In urban parts of Humboldt County, electrical use per household has leaped 50% since 1996, when voters approved the state’s medical-marijuana initiative, according to a study by the Schatz Energy Research Center at Humboldt State University.

In Arcata and unincorporated areas of the county, average electrical use rose 60% during that time — while California’s overall use remained virtually flat.

“The housing inventory in California is continuing to get more efficient. Yet our per-capita use is increasing,” said Peter Lehman, director of the Schatz Center. “Indoor grows have got to be part of it. How much? Nobody knows.”

In areas without electrical service, the diesel generators that power indoor grow operations foul the air, and spills of diesel fuel have polluted streams.

Home and garden stores have become grow shops whose aisles are piled high with 1,000-watt light bulbs, tubes for watering and nutrient potions with names like Bud Ignitor and Bud XL. Along Highway 101, logging trucks have been replaced by big rigs stacked with bags of potting soil.

Key to indoor’s rise is that it channeled the energies of a new group of growers native to the Emerald Triangle: rural kids who saw a chance to make more money from a weed than they, or their parents, ever thought possible.

Tony Sasso was one of them.

In the Triangle, he said, “indoor allowed the kids of hippies and rednecks to get rich.”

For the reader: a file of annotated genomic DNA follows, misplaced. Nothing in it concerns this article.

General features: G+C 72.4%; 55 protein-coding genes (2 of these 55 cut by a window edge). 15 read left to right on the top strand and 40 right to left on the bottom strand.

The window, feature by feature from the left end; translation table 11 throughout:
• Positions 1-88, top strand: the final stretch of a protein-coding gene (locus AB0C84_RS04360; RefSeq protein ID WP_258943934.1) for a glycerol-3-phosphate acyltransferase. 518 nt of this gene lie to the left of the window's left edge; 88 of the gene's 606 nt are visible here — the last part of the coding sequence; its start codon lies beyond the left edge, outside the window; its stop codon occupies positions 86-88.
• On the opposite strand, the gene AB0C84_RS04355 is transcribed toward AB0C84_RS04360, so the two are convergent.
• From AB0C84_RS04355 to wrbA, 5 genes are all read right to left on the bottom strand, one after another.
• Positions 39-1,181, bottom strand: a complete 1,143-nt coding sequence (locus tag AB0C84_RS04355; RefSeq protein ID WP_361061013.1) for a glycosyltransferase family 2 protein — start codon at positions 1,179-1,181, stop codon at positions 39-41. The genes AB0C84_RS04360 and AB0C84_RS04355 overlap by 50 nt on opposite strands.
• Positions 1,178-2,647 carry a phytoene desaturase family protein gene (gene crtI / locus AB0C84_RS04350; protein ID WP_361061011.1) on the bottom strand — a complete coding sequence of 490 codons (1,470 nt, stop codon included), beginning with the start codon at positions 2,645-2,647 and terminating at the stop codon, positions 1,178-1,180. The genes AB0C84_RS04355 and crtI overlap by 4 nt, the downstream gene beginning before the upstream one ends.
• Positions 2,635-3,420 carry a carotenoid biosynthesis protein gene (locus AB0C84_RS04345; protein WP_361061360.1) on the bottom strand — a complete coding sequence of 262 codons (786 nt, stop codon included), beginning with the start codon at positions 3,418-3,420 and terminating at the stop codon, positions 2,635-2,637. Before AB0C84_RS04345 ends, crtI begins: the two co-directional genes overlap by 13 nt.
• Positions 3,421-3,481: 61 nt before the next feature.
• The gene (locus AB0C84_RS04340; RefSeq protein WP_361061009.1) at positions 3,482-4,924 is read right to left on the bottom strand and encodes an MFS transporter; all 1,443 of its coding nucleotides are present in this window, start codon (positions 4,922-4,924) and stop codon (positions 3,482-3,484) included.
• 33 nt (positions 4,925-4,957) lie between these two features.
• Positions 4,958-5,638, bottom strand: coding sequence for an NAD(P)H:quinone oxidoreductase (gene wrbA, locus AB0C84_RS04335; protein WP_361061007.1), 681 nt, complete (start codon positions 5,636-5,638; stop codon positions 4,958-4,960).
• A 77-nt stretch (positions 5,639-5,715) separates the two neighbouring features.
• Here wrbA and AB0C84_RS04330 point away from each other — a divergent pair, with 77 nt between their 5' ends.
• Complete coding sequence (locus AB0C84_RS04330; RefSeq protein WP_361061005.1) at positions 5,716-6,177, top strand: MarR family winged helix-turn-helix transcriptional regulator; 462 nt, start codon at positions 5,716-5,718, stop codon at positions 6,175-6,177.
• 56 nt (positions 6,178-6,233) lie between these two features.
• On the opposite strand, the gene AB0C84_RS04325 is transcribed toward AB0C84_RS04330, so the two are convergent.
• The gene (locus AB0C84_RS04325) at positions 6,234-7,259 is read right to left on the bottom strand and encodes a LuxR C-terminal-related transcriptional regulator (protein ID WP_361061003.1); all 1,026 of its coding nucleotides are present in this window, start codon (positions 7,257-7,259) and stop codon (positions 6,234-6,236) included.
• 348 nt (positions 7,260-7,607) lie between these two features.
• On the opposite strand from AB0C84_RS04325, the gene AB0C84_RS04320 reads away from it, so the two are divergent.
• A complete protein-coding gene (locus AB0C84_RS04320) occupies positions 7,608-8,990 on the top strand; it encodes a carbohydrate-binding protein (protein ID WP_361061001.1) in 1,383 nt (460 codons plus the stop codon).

All this would have been unthinkable 40 years ago when hippies, runaways and Vietnam veterans headed to the Northern California outback in one of America’s last pioneer movements, called Back to the Land.

They bought homesteads for $100 an acre from ranchers and timber companies. They lived in tents. The names they gave their children embodied their values: Canyon, Ocean, Greenleaf, Sunny Day on the Mattole.

At first, they grew marijuana for their own use. Then they began to sell it. As logging and fishing faded, marijuana filled the void.

Across rural America, farm towns became ghost towns. But in the Triangle, pot supported communities of small farms, locally owned businesses and young people. “Marijuana saved the family farm,” said Gerald Myers, former chief of the Briceland Volunteer Fire Department in southern Humboldt.

Grower money funded clinics, hospices, pre-schools and volunteer fire departments, residents say.

Then in 1983 the state began its Campaign Against Marijuana Planting (CAMP), using helicopters to spot pot fields. Each summer, narcotics agents uprooted tens of thousands of plants. By the mid-1990s, the crackdown helped push the wholesale price of premium pot as high as $5,000 per pound.

Growers went indoors. Beyond simply hiding from police, they could now grow year-round.

By the late 1990s, growers could meet anonymously on Internet sites to trade indoor tips and techniques. In 1983, Jorge Cervantes, a columnist for High Times magazine, published his “Indoor Marijuana Horticulture — The Indoor Bible.” It’s now in its fifth edition. Rappers such as Snoop Dogg and the Three 6 Mafia glorified specific strains, many of them grown indoors.

In the last decade, indoor pot’s success sparked a “Green Rush” of youths from Pennsylvania, New York, Idaho and Wyoming to the Triangle, eager to try their hand. But the pioneers were the Triangle’s native sons and daughters.

Sasso grew up a “redneck, cowboy kid” in Mendocino County and married the daughter of hippies.

He began smoking weed as a child and was growing marijuana outdoors by his early teens. He moved indoors in response to CAMP. When he decided to go underground and had shipping containers delivered to his ranch, no one seemed to notice.

“If you’re continually hiring people and keeping society running, people just look the other way,” he said.

He and his three workers entered their underground operation via a trap door. The generator burned through seven to nine gallons of diesel fuel per hour, 24 hours a day.